Using YouTube to boost classroom lessons

Beginning in the 1970’s, ACC’s Department of Drafting and Design taught future drafters, designers, architects and engineers how to use traditional drafting boards and drawing tools to create complex technical drawings. Then, in the mid-1980’s, AutoCAD, a computer aided design (CAD) software that could run on personal computers began to revolutionize the drafting field.

Enter Doug Smith, professor and program chair of the Architectural and Engineering Computer Aided Design (A&E CAD) department. Smith began working for ACC and helped lead the program through the adoption of CAD technology. By 1989, ACC was named Austin’s first Authorized AutoCAD Training Center by Autodesk, the publisher of the software.

Today, he continues to follow the latest trends in technology to help every student succeed.

Smith created a Youtube channel named Technical Drawing 101 with AutoCAD. It features more than 100 “how-to” videos and lessons reflecting the assignments in the class textbook. Since the channel’s debut in 2012, it has received more than 566,140 views and 1,621,000 minutes watched worldwide.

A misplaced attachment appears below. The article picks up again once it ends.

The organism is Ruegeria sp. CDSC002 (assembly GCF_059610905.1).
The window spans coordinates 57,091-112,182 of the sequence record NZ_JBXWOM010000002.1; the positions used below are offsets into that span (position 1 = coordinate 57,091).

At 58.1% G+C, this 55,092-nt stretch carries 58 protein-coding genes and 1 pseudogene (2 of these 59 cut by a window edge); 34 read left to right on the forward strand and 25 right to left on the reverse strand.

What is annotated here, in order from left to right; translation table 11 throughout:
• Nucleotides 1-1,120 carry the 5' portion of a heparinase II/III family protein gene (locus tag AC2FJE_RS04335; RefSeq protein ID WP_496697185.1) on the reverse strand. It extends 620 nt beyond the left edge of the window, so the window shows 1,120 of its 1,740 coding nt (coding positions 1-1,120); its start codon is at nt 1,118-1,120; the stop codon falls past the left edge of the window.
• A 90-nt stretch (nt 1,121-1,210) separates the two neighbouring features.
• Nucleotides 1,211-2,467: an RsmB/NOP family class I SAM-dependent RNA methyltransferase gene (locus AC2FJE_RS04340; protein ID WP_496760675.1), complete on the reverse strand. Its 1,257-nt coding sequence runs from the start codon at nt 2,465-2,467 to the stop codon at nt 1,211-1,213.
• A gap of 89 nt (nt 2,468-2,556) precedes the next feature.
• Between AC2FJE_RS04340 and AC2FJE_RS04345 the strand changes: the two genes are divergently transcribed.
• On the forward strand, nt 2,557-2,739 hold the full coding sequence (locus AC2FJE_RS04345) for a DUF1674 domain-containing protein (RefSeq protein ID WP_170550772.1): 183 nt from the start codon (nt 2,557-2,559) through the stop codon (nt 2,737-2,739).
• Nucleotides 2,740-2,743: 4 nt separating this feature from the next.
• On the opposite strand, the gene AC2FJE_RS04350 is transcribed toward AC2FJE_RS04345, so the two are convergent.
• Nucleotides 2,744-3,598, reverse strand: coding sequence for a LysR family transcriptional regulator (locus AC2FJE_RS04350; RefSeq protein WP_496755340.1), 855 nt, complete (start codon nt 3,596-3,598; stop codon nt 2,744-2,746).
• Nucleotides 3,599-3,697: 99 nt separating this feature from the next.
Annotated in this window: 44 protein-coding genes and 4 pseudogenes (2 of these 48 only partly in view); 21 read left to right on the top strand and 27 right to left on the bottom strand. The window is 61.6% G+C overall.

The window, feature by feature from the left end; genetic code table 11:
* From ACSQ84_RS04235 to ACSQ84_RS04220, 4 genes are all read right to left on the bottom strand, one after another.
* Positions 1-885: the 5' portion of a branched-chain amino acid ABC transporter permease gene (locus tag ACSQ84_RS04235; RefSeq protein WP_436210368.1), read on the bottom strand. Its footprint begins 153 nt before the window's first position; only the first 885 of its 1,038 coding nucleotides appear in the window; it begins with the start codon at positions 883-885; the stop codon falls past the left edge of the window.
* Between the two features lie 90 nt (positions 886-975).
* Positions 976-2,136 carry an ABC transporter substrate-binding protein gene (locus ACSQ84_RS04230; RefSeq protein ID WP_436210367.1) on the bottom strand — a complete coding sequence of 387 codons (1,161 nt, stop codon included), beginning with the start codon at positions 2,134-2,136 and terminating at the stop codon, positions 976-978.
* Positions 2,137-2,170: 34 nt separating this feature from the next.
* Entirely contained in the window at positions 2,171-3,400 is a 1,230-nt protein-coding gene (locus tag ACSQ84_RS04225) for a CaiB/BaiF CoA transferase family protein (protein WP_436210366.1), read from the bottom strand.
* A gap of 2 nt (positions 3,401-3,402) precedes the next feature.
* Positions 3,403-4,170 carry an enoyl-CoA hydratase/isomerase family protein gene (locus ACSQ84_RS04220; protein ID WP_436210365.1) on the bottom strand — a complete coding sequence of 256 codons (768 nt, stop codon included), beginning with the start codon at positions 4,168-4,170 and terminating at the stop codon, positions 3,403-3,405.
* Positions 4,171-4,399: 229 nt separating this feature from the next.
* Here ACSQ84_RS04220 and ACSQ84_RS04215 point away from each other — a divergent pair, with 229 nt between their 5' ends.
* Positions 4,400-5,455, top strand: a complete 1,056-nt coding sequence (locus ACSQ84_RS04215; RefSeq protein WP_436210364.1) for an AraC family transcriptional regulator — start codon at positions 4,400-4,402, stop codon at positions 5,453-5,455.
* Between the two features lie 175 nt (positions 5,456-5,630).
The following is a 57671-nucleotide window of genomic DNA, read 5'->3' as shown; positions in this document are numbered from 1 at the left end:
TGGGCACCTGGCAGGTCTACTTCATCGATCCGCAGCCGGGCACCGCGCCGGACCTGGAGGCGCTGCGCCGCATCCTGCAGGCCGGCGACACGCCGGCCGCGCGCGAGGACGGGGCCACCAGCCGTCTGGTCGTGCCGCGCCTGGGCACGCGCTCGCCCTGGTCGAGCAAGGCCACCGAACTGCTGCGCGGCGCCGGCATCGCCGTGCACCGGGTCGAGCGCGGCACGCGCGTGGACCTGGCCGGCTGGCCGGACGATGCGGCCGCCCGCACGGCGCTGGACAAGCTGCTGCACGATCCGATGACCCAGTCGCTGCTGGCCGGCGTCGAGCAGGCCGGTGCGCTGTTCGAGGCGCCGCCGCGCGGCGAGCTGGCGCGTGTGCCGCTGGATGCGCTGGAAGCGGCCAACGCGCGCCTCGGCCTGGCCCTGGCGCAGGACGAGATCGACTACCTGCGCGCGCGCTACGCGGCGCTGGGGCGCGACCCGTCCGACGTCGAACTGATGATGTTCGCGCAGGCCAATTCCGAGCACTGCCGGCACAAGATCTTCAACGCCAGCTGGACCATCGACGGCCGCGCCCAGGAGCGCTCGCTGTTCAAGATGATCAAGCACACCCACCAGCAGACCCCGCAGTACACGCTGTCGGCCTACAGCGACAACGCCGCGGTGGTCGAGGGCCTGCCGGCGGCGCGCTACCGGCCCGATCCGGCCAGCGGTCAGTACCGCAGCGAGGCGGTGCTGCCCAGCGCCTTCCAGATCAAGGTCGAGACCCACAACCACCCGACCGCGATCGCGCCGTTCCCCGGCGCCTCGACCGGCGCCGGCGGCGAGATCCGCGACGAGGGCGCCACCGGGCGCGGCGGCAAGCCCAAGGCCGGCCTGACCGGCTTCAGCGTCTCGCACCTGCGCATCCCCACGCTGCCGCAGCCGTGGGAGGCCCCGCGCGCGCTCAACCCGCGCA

“I feel that in our role as educators, we should share this knowledge,” says Smith. While the majority of viewers of the YouTube channel are from the U.S., fourteen percent of views have come from India. Videos receive comments from people in developing countries saying “thank you” for making the information accessible and informative. Today, more than 2,300 users subscribe to the channel.

The channel helps students stay on pace with coursework and supports student success by allowing students to access expert instruction and commentary whether they’re in a classroom or working from home.

“It connects students directly with the material. They get one-on-one instruction in a virtual world. It means more students who need individualized help can get it,” says Smith. “Students love it, and watch videos outside of class. We constantly make new videos based on changing technology.”

Graduates of ACC’s A&E CAD program are highly sought after in part because ACC is one of the few community colleges in the nation that offers integrated circuit design and other complex CAD-related training.

“Someone created technical drawings or graphics for every chip in your cell phone, every road you drive on, and every new building you see under construction. Our graduates play an essential role in the local and national economy,” says Smith.

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